Writer's Block: Julie Joosten

March 25, 2014

We're getting so close to National Poetry Month I can almost taste it! To tide us over these last few days before it's all poetry, all the time for the entire month of April (can you tell NPM is a big deal at All Lit Up?), we're featuring poet Julie Joosten in this month's Writer's Block. Julie's most recent collection is Light Light, published by Toronto press BookThug.

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We're getting so close to National Poetry Month I can almost taste it! To tide us over these last few days before it's all poetry, all the time for the entire month of April (can you tell NPM is a big deal at All Lit Up?), we're featuring poet Julie Joosten in this month's Writer's Block. Julie's most recent collection is Light Light, published by Toronto press BookThug (You can see her read from Light Light here.)

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The view from Julie's desk.


What do you enjoy reading?

I enjoy reading across genres and disciplines. And I like reading several things at once. Recently I've been reading works on the philosophy of science and on modes of thought and thinking.  

Do you have any rituals that you abide by when you're writing?

My rituals while writing are obliquely enjoying the companionship of my two dogs, listening to music (especially that of Lorraine Hunt Lieberson over the past year), and drinking lots and lots of black tea.

What's the toughest part about being a writer?

For me, it's ensuring that my solitude doesn't become isolation or insularity.

What advice would you give other writers? (Be creative!)

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Have you ever experienced writer's block?  What did you do about it.

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I often experience writer's block. Especially after periods of intensive writing. I guess I don't really think of the non-writing as writer's block exactly; I think of it in the frame of crop rotation; In the Georgics, Virgil writes, "For a crop of flax will burn / the soil, and oats will burn, and poppies, too, / Swimming in Lethean sleep, will burn your land, / But crop rotation will reduce your work, / Only you must not be ashamed to soak / The dried-out soil with rotted, rich manure / And scatter filthy ashes all over / Your tired fields." Periodically, I inhabit a fallow and filthy field!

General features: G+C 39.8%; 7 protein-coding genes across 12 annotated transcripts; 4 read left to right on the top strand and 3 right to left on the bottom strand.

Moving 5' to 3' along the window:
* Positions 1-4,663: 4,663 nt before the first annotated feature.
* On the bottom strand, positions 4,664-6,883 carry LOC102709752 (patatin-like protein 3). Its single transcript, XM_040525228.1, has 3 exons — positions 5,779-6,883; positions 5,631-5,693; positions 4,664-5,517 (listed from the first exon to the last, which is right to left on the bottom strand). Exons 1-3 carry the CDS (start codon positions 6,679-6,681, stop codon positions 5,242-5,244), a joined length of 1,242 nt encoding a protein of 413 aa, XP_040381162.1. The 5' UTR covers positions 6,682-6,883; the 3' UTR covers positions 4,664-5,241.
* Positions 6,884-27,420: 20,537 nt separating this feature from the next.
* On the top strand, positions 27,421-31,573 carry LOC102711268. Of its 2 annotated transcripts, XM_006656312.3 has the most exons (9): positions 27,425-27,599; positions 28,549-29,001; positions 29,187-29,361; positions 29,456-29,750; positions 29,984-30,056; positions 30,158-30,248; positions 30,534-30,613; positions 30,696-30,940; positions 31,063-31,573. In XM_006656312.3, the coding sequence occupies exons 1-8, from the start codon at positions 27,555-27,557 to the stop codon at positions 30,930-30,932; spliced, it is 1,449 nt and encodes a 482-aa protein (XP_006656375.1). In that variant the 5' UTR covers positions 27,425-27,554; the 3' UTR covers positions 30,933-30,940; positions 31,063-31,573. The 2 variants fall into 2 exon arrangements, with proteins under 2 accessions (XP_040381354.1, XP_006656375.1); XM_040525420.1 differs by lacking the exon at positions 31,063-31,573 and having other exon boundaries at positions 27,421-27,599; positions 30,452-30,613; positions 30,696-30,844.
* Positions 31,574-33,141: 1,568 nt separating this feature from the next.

What is the most surprising thing about being a writer.

How, moving back and forth and in between the solitude of writing and reading and more social forms of engagement, writers are so regularly generous with their time, care, and thinking about other writers' works -- that of their students, peers, and people they don't even formally know. I think of this as the "most surprising thing" because I am so regularly humbled by and grateful for this generosity. It's my favourite part about being part of a community of writers.

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Julie Joosten lives in Little Italy in Toronto, Ontario. She keeps a vegetable garden and eats an inordinate amount of kale. She has a red bicycle with a yellow basket, which she tries to ride year-round. While walking her dogs, she listens to books on tape. Blue, momentarily, is her favourite colour.

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Thank you to Julie for giving us this behind-the-scenes peek into her writing life, and to the BookThugs for connecting us!

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Edited from the original post, published on the LPG blog


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